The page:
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Mike Knowles

BY MIKE KNOWLES

@mikefruitnet

Wednesday 3rd March 2021, 13:57 London

Kissabel demand still outstrips supply

As new plantings across Europe continue, suppliers are reporting strong commercial interest in the apple brand

Kissabel demand still outstrips supply

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The companies behind Kissabel, a series of red- and pink-fleshed apple varieties, say they seeing growth in commercial demand that is far beyond the volume of fruit available.

Despite the obvious challenges associated with the Covid-19 pandemic, which has limited opportunities to sell directly to consumers, the brand certainly looks well placed to capture a greater share of the apple market.

In the UK for example, it already offers a real point of difference in a market that is worth £1 billion. “I firmly believe that  Kissabel is one of the most exciting varietal developments,” comments Jeremy Linsell, technical and performance development officer at Worldwide Fruit, and one of the first growers to plant two yellow-skinned Kissabel varieties in the country.

Commercial director Hannah McIlfatrick says Worldwide Fruit is "extremely excited about the product’s arrival. “Kissabel brings something truly unique to the category, with its distinct red-pink flesh colour and deliciously fresh crisp taste.”

Reaction to the apples from commercial partners has been good. “The feedback has been good, and the customers like it,” says Anna Coxe, head of technical and quality at Greenyard. “We have a positive feeling about the level of demand for next season.”

Connecting with consumers

A special campaign last Halloween, which encouraged consumers to discover a ‘frightful surprise’ inside the fruit, reportedly contributed to 119 per cent annual sales growth.

“More and more consumers want to try special and different products, with an emphasis on locally sourced, seasonal produce,” says Victoria Cliff, marketing manager at Worldwide Fruit. “Halloween continues to provide the perfect stage for Kissabel, which provides the perfect wow factor.”

Marketing has also made an impact in Germany. “The Halloween edition was perceived especially well,“ recalls Wolfgang Kreiser, director of Red Apple Germany. “The red-fleshed apples attracted attention from retailers as well as shoppers.”

His organisation has planted more Kissabel Rouge trees to meet expected higher demand in future. “Although  Kissabel will remain a niche product for us, it has proven to be successful in its niche,“ he adds. “We saw huge interest in and demand for  Kissabel pre-season – even to the extent that we couldn’t meet all of our customers’ requests.”

Kissabel has the support of companies in Italy, where strong demand reflects the brand’s great promise. “We don’t see any problem with having larger volumes available in future, because its uniqueness makes it unrivalled,” explains Andrea Fedrizzi, marketing and communications manager at Italian group Melinda.

Together, Melinda and South Tyrolean companies VIP and VOG have planted around 17ha in Italy with Kissabel Rouge apples. They expect to sell a combined volume of 300 tonnes this year, doubling that in 2022 before reaching 900 tonnes in 2023. Meanwhile, Piedmont-based supplier Rivoira will also begin planting another type of Kissabel Rouge next year.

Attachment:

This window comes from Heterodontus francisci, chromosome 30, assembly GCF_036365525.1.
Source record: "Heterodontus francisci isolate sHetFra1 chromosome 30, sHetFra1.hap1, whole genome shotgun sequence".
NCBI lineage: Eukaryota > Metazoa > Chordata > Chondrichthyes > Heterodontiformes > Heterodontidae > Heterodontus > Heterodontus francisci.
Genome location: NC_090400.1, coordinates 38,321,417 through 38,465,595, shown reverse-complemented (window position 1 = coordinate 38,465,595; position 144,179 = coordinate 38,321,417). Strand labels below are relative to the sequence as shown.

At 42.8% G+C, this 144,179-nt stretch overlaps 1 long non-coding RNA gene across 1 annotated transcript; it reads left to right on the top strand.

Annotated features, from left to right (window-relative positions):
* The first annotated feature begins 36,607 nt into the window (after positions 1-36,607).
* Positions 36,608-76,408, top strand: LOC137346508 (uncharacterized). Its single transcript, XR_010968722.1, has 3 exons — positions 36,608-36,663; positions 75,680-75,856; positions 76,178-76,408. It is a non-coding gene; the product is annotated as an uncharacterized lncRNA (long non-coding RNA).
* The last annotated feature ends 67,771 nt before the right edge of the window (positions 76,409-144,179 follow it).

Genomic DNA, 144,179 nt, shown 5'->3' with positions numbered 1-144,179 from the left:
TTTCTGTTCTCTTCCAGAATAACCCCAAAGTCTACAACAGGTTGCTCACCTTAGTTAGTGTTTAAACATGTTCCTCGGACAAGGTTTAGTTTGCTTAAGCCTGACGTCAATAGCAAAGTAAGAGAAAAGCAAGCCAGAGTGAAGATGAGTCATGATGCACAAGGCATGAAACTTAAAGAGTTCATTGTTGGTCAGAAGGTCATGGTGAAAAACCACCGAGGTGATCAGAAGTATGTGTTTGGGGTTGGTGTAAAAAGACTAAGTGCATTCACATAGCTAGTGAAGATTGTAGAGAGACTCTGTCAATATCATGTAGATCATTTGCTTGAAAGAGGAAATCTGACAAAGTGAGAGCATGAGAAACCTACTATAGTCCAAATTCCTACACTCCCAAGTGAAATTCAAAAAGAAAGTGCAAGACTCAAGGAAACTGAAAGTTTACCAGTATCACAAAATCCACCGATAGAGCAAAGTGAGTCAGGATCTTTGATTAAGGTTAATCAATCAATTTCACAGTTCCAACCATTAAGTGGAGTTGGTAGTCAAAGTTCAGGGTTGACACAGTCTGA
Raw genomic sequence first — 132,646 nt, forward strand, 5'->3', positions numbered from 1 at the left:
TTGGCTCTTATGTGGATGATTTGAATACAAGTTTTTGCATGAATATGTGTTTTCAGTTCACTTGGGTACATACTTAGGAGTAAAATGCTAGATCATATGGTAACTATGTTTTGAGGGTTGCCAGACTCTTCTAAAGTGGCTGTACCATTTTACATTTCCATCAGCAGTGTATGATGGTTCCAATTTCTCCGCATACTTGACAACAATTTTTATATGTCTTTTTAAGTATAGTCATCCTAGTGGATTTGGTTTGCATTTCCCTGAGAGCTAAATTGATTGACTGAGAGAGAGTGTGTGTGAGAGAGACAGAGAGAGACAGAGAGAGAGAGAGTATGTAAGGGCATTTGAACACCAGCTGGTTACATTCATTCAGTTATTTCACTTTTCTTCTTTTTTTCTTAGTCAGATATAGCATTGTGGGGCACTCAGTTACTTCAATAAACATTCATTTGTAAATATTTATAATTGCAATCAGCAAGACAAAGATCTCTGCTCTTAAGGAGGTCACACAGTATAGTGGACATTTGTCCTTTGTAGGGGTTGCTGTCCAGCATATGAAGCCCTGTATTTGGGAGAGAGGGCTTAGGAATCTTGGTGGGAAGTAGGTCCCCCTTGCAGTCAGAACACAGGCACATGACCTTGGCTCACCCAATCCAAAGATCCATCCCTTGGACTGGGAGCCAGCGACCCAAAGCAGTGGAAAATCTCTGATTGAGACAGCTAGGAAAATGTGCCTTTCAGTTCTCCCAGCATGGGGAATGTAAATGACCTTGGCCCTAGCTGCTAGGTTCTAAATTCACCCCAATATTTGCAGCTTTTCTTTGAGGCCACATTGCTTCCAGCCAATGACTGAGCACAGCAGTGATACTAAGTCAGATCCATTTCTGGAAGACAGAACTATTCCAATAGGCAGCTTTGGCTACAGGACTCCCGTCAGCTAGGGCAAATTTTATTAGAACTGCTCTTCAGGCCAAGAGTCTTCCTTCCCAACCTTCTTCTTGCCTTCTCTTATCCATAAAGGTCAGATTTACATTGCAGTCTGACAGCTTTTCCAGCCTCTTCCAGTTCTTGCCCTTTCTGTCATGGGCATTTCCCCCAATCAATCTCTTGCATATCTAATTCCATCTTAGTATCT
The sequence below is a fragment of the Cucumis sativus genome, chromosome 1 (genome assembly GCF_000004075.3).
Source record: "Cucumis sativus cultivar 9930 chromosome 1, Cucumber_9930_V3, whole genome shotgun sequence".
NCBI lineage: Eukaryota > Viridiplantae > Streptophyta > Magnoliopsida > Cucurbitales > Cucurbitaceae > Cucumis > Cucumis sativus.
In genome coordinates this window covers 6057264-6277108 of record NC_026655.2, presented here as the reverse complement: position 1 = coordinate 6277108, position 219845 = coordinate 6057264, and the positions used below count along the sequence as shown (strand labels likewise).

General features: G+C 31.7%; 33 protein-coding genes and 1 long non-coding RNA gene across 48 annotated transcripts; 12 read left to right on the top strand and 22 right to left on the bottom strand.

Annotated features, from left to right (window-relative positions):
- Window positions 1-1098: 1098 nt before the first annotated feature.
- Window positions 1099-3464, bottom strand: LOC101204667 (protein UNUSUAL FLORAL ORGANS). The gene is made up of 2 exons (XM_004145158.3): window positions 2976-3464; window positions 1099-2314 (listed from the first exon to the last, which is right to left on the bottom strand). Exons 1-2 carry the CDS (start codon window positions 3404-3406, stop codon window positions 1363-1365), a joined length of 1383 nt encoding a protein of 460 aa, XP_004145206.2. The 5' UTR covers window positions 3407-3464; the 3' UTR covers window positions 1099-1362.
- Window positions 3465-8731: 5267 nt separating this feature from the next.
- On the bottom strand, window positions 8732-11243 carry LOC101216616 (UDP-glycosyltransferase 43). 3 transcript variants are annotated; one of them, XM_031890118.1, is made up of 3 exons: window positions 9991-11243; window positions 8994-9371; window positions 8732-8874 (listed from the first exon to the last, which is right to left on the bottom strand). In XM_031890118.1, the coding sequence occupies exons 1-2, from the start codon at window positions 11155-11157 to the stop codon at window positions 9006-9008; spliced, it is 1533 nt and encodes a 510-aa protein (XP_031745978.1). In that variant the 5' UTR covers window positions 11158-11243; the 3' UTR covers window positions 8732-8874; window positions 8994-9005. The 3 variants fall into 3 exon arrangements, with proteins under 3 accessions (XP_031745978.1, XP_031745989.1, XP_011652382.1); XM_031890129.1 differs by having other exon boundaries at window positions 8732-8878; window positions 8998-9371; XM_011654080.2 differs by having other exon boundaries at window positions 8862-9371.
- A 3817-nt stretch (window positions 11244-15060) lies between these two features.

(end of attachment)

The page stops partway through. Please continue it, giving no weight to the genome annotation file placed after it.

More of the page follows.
Importantly, Kissabel represents not one but several highly distinctive additions to the apple category. Marketed as Kissabel Rouge, Orange, or Jaune, a number of different red-, orange- and yellow-skinned varieties offer a range of appealing flavours.

“I think it is very important to focus attention on their very distinctive tastes, which lend themselves to different uses and to tasting Kissabel apples at all times of the day, and can win over consumers in different countries,” observes Fabio Zanesco, VIP’s sales and marketing manager.

Early customer feedback has been good: “We sold around 80 tonnes of Kissabel in weeks 44-48, 72 per cent of it Italy and 28 per cent in Scandinavia,” he reveals.

Although Covid has prevented in-store tastings during the past 12 months, this does not mean direct marketing to consumers has stopped. “Through clear and direct visual communication in store, we were still able to convey the variety’s added value,” explains Fedrizzi. “Even in the absence of tastings, this generated excellent results.”

More volume needed

The trend is a similar one in France, according to Jean Nicolas Blouet of Mesfruits. “In France and the UK, all of our customers would have kept buying if there had been more volume to sell.” he comments. “All of our clients are going to buy again next year. It is already a rendezvous!”

Also in France, Blue Whale’s commercial export director Marc Peyres is very optimistic about the brand’s prospects. “We are really happy to be working with this completely new and unique apple. They are amazing on the inside, they look good, and they taste good too.”

Kissabel is making progress in Switzerland as well. Christian Bertholet is fruit category manager at Swiss company Fenaco, which has worked hard to build awareness of the brand among its customer base.

“All the major retail chains included the red-skinned variety in their ranges,” he says. “We sent all our customers a sample at the beginning of the season, then in the second part of the season we reminded them all that we were still present in the market. Customers appreciated this innovation.”

Emmanuel de Lapparent, who manages the Ifored programme that oversees Kissabel’s development, sees a bright future ahead for the brand. “2020 was the second significant commercial campaign in Europe, and it is clearly showing great prospects for the coming years. Kissabel is proving to be a real innovation in the apple category.”

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